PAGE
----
LaNeve wasn’t willing to predict when and by how much car prices will rise but said a number of rival carmakers had already boosted prices and GM would have to be competitive in its pricing. The increase doesn’t necessarily mean a higher sticker price. Instead, they could be factored in by lowering incentives or increasing transaction prices, LaNeve explained to Automotive News.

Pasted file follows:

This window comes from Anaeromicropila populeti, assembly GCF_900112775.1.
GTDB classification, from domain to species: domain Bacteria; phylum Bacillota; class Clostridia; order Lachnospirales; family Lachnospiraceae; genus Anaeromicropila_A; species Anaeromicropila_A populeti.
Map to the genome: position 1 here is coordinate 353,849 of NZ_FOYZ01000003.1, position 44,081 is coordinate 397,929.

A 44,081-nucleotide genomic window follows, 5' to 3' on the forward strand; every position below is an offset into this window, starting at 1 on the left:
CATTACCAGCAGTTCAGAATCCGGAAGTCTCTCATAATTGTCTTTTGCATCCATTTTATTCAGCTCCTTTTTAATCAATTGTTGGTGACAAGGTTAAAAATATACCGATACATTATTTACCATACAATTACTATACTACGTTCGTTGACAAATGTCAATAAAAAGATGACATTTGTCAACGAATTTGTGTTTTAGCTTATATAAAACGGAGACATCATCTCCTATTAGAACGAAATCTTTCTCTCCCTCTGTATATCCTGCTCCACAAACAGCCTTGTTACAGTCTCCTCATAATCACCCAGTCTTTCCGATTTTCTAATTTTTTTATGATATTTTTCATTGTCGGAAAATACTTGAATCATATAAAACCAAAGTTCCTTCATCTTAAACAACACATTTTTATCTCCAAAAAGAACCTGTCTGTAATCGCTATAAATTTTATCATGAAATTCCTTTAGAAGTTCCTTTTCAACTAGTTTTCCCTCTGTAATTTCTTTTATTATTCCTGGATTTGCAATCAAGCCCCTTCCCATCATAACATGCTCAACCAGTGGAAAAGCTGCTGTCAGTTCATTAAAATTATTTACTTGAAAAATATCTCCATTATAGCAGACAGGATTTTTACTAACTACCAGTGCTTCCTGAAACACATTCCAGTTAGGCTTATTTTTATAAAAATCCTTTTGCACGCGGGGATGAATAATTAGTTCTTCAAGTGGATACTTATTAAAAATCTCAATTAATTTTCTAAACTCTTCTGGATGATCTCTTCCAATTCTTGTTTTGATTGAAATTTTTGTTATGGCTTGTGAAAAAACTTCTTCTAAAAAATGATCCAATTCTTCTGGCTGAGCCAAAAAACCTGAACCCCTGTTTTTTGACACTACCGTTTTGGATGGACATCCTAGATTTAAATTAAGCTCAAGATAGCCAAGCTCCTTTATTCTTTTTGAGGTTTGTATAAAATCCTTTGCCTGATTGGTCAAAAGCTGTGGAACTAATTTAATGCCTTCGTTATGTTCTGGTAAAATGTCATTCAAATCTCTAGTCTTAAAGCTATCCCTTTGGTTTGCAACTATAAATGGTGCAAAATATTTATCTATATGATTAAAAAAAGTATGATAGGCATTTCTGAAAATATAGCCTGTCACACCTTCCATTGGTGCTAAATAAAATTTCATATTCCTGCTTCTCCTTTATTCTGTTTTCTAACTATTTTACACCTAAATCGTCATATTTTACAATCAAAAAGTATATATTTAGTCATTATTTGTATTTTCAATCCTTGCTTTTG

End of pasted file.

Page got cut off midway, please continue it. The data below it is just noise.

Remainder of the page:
GM, along with a number of other carmakers, have seen revenues drop because of poor economic conditions, a decline in truck sales, higher commodity prices and the cost to develop technology to meet CAFE and other regulations. In April alone GM truck sales fell 26.5%. Unsurprisingly, 13 out of 14 launches GM is planning in the next 18 months will be either cars or car-based crossovers.